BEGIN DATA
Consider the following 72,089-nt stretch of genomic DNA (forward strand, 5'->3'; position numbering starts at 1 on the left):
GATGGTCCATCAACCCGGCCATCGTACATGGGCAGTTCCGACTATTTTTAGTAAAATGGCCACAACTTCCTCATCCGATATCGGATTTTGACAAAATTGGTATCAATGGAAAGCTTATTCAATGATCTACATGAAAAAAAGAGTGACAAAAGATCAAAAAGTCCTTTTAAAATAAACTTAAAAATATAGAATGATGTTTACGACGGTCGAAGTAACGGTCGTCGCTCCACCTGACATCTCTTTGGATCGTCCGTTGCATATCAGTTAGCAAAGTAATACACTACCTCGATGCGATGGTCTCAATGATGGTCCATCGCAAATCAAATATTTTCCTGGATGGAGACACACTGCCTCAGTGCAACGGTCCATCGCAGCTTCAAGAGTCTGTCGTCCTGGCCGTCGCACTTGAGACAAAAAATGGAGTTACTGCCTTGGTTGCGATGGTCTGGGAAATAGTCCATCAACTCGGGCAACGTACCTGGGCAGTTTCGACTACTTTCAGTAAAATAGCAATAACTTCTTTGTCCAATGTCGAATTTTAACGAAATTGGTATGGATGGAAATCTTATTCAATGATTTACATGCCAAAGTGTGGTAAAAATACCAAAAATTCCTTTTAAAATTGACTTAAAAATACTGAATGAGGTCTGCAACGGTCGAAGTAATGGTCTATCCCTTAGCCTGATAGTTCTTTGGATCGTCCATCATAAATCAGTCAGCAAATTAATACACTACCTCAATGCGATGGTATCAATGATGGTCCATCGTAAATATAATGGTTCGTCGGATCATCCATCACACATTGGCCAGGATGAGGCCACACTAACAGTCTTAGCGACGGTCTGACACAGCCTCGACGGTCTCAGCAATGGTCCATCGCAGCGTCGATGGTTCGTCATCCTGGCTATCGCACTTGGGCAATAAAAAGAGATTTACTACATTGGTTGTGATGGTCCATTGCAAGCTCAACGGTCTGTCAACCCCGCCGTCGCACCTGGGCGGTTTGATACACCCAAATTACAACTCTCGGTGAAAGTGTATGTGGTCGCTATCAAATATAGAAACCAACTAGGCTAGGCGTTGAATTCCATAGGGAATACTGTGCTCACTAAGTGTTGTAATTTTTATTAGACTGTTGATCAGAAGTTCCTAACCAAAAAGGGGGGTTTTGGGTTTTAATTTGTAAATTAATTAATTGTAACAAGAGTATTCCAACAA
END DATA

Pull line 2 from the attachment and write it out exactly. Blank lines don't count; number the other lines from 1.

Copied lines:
GATGGTCCATCAACCCGGCCATCGTACATGGGCAGTTCCGACTATTTTTAGTAAAATGGCCACAACTTCCTCATCCGATATCGGATTTTGACAAAATTGGTATCAATGGAAAGCTTATTCAATGATCTACATGAAAAAAAGAGTGACAAAAGATCAAAAAGTCCTTTTAAAATAAACTTAAAAATATAGAATGATGTTTACGACGGTCGAAGTAACGGTCGTCGCTCCACCTGACATCTCTTTGGATCGTCCGTTGCATATCAGTTAGCAAAGTAATACACTACCTCGATGCGATGGTCTCAATGATGGTCCATCGCAAATCAAATATTTTCCTGGATGGAGACACACTGCCTCAGTGCAACGGTCCATCGCAGCTTCAAGAGTCTGTCGTCCTGGCCGTCGCACTTGAGACAAAAAATGGAGTTACTGCCTTGGTTGCGATGGTCTGGGAAATAGTCCATCAACTCGGGCAACGTACCTGGGCAGTTTCGACTACTTTCAGTAAAATAGCAATAACTTCTTTGTCCAATGTCGAATTTTAACGAAATTGGTATGGATGGAAATCTTATTCAATGATTTACATGCCAAAGTGTGGTAAAAATACCAAAAATTCCTTTTAAAATTGACTTAAAAATACTGAATGAGGTCTGCAACGGTCGAAGTAATGGTCTATCCCTTAGCCTGATAGTTCTTTGGATCGTCCATCATAAATCAGTCAGCAAATTAATACACTACCTCAATGCGATGGTATCAATGATGGTCCATCGTAAATATAATGGTTCGTCGGATCATCCATCACACATTGGCCAGGATGAGGCCACACTAACAGTCTTAGCGACGGTCTGACACAGCCTCGACGGTCTCAGCAATGGTCCATCGCAGCGTCGATGGTTCGTCATCCTGGCTATCGCACTTGGGCAATAAAAAGAGATTTACTACATTGGTTGTGATGGTCCATTGCAAGCTCAACGGTCTGTCAACCCCGCCGTCGCACCTGGGCGGTTTGATACACCCAAATTACAACTCTCGGTGAAAGTGTATGTGGTCGCTATCAAATATAGAAACCAACTAGGCTAGGCGTTGAATTCCATAGGGAATACTGTGCTCACTAAGTGTTGTAATTTTTATTAGACTGTTGATCAGAAGTTCCTAACCAAAAAGGGGGGTTTTGGGTTTTAATTTGTAAATTAATTAATTGTAACAAGAGTATTCCAACAA